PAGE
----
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NYFF: Everything is Copy

Manuel here continuing our NYFF coverage with a documentary about the late great Nora Ephron, Everything is Copy. An HBO documentary, it played to quite the packed house last week with nary a dry eye in the house by its end.

Nora was…

 Kind. Open. Generous. Witty. Interesting. Funny.
Ambitious. Mean. Tough. Malevolent. Judgmental.

You’d expect the first half of those adjectives to make an appearance in the touching portrait of Ephron by her son, Jacob Bernstein. That Everything is Copy includes the latter half is what makes it a pricklier and much more fascinating exploration of the late writer and director. 

Quotes from Spielberg, Streep and more after the jump...

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HBO’s LGBT History: Bernard and Doris (2008)

Manuel is working his way through all the LGBT-themed HBO productions.

Last week we looked at the provocatively titled but rather limp documentary Middle Sexes - Redefining He and She. This week, we turn our attention to Bernard and Doris, a rather enjoyable little film about billionairess Doris Duke and her gay butler Bernard Lafferty. It’s an otherwise lightweight exercise for actors and director alike but it does allow us to talk about that ubiquitous “gay guy/straight gal” pairing we’re all too familiar with.

Bernard and Doris (DVD)
Directed by: Bob Balaban
Written by: Hugh Costello
Starring: Susan Sarandon, Ralph Fiennes, James Rebhorn.

At one point in Bob Balaban’s HBO film, Doris Duke, “the richest girl in the world” as she was known ever since her father left his entire fortune to her, demands that Bernard - the increasingly flamboyant Irish butler she’s grown quite fond of - step aside from driving and let her take the wheel. She’s much too drunk to bear his slow pace and much too bossy to let herself be convinced otherwise. Inevitably, the unlikely couple are stopped by a cop and Doris is asked to step outside the car and told she’ll have to be breathalized. More...

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HBO’s LGBT History: Middle Sexes (2005)

Manuel is working his way through all the LGBT-themed HBO productions.

Last week we looked at the surprisingly touching, inclusive and politically relevant Rosie O’Donnell documentary All Aboard! (it seems not a lot of you were as enthused as I was). This week we change gears by looking at perhaps the most boring HBO LGBT entry yet, Middle Sexes - Redefining He and She, a documentary on gender variance that is as entertaining as those educational tapes you’d be forced to watch in high school when your teacher couldn’t be bothered lecturing.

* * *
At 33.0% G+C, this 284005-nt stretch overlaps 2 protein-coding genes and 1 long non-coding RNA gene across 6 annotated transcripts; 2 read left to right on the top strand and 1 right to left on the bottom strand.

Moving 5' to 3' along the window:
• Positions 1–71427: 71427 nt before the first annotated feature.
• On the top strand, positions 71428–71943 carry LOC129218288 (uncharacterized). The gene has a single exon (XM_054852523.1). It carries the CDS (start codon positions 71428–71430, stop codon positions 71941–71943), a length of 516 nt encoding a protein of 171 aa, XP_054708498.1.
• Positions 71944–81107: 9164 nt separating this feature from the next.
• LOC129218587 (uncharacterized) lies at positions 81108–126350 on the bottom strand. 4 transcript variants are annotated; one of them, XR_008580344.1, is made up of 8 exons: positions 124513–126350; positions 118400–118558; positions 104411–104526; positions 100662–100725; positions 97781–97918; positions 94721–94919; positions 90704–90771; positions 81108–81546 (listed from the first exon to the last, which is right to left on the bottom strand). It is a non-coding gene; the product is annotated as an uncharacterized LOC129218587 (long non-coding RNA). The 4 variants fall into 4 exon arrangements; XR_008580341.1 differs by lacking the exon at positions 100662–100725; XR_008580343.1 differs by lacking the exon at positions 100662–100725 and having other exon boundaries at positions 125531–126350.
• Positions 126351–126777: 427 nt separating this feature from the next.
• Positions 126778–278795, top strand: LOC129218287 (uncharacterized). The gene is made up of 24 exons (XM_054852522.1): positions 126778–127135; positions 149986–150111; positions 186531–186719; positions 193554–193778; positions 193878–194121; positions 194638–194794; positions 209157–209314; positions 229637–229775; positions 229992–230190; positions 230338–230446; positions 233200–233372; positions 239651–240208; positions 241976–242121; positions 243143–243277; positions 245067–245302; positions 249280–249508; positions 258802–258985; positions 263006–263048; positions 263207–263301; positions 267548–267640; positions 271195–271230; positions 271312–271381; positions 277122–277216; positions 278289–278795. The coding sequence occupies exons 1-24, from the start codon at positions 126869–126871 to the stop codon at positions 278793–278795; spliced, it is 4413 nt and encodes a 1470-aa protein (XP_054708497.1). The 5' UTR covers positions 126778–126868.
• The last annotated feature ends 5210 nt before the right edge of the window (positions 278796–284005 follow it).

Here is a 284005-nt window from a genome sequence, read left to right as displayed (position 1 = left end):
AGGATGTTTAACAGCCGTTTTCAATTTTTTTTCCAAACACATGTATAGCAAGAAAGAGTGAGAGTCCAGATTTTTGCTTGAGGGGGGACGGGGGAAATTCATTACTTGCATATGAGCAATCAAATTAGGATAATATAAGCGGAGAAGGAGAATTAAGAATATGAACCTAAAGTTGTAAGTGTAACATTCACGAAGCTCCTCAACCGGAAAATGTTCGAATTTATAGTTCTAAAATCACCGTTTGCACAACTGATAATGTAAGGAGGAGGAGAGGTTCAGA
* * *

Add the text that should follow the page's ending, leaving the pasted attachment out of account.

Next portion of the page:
It’s disappointing given its exhaustive approach to the material and the many opportunities it offers in engaging narratives and insightful conversations about those living outside of the gender binary.

Middle Sexes - Redefining He and She (2005) (YouTube)
Directed by: Antony Thomas

If sexual diversity is natural, why is it so threatening?”

Oh that the doc could have taken up this question with the inquisitiveness of most of its talking heads. [More...

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3 in One - Pfeiffer, Blanchett , Mara

 Here's Murtada with just released pictures of 3 upcoming projects.

Michelle Pfeiffer as Ruth Madoff
Quick turnaround from the casting announcement, they have already started filming The Wizard of Lies and released the first picture. New cast members have been added to the HBO project including Nathan Darrow (famous for House of Cards' menage a trois with Robin Wright and Kevin Spacey) who will play the Madoff’s younger son Andrew.

Pfeiffer is completely transformed as Ruth Madoff. More...

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HBO’s LGBT History: All Aboard! (2006)

Manuel is working his way through all the LGBT-themed HBO productions.

Last week we looked at a couple of mid-2000s HBO comedies to discuss various gay stereotypes in Da Ali G Show, The Comeback and Entourage, a mere week after discussing complex characters in HBO dramas. Today we look at quite possibly the most surprising entry in this history: All Aboard! Rosie’s Family Cruise. Yes, this is a documentary about the maiden voyage of Rosie O’Donnell’s all-inclusive (pun-alert!) LGBT family cruise. I dreaded watching this. I mean, that promotional image alone was enough to make me queasy and that was before I even pressed play.

Well, color me surprised. Not only is All Aboard! a pretty decent documentary but it is a fascinating document of LGBT life and politics in the early twenty-first century.